Sir Joshua Jebb's Pen of Prize Lambs
Crime, Nutrition, Sanitation, Health, Animal Husbandry, Breeding, Psychology
Describes the exhibits 'At the Metropolitan Fat-Cattle Show, Dec. 1862' of Joshua Jebb, the surveyor-general of prisons. Pays particular attention to 'the Dartmoor or Portland variety of the old black-legged, coarse-featured, bull-headed, thick-necked Newgate Breed'—an allusion to the fact that Jebb designed Dartmoor Prison and Portland Prison. The report describes the inmates in Jebb's prisons as if they were lambs. These 'lambs' are judged to be 'the most perfect examples yet seen of what may be done to develope the animal by careful selection of the stock' and by subjecting the 'animal' to good conditions of 'health and comfort'. Compares the 'old Newgate breed', that is generally 'uncared for', to Jebb's animals, who 'are the very perfection of development' and have the 'general air of content and well-being'. Warns, however, that his are a 'very costly breed' who tend to 'break bounds and run wild', but adds that Jebb has successfully dissipated the idea that 'lambs of this class ought to be kept hard', and that large numbers of his animals have been safely let loose and won the praise of senior judges. (243) Proceeds to praise the good feeding and the healthy conditions that Jebb's lambs enjoy, but expresses concern that this breeding may create 'inflammatory tendencies' (243–44).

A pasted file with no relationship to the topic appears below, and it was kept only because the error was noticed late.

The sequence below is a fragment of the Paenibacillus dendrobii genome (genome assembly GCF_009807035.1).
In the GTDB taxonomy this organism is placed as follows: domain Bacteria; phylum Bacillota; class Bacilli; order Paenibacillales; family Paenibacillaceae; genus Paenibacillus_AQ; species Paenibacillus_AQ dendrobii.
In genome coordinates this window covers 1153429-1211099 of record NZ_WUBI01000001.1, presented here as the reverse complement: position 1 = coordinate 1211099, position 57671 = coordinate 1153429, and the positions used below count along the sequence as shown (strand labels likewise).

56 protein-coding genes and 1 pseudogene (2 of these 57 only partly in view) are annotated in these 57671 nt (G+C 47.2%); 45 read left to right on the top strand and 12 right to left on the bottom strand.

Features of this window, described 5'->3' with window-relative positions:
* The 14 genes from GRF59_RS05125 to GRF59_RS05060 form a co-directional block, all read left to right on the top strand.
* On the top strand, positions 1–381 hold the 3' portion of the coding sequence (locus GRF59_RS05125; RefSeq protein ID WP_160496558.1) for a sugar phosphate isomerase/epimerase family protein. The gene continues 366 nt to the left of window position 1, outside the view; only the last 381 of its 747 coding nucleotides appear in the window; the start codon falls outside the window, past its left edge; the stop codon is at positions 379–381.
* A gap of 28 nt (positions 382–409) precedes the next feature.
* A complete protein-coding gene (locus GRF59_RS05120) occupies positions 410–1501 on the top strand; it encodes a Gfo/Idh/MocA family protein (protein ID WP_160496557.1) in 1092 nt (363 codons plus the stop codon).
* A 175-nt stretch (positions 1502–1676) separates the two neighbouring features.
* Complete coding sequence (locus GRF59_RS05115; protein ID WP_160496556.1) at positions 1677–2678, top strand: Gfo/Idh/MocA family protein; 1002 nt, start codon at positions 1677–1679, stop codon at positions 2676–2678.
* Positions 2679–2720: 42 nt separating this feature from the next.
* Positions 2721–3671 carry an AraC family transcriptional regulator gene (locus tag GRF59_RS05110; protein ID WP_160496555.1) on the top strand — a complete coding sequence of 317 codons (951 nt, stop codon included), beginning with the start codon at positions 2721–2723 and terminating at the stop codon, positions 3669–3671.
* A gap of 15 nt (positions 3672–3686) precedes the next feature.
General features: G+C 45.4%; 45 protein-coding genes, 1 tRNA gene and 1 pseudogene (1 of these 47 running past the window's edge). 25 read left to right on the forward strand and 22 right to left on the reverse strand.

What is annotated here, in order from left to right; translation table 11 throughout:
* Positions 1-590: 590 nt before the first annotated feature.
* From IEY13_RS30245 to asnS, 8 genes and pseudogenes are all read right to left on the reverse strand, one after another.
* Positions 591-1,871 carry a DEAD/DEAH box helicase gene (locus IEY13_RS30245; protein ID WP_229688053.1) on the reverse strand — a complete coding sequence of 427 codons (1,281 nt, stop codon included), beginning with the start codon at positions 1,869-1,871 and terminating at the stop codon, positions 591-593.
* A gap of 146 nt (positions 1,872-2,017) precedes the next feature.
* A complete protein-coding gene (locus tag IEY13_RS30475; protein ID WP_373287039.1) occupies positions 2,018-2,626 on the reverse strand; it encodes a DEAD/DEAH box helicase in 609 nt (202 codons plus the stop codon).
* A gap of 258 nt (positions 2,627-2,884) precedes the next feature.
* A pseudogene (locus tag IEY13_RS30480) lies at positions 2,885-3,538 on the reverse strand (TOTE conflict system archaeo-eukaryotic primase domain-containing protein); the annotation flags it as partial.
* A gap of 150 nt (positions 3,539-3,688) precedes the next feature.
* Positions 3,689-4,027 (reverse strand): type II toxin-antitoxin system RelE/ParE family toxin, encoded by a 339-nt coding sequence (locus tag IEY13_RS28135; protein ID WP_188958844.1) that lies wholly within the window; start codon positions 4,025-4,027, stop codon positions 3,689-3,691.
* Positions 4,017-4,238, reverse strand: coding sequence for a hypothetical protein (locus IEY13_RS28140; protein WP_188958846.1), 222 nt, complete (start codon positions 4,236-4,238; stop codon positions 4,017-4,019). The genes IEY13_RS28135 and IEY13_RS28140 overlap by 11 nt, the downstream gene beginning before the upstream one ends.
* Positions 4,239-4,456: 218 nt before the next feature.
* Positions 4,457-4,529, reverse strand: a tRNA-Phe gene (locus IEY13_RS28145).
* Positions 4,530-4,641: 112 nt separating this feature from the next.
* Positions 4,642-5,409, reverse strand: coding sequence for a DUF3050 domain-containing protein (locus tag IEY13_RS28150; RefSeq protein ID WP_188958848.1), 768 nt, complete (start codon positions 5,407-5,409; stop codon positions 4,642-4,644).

© Science in the Nineteenth-Century Periodical Project, Universities of Leeds and Sheffield, 2005 - 2020
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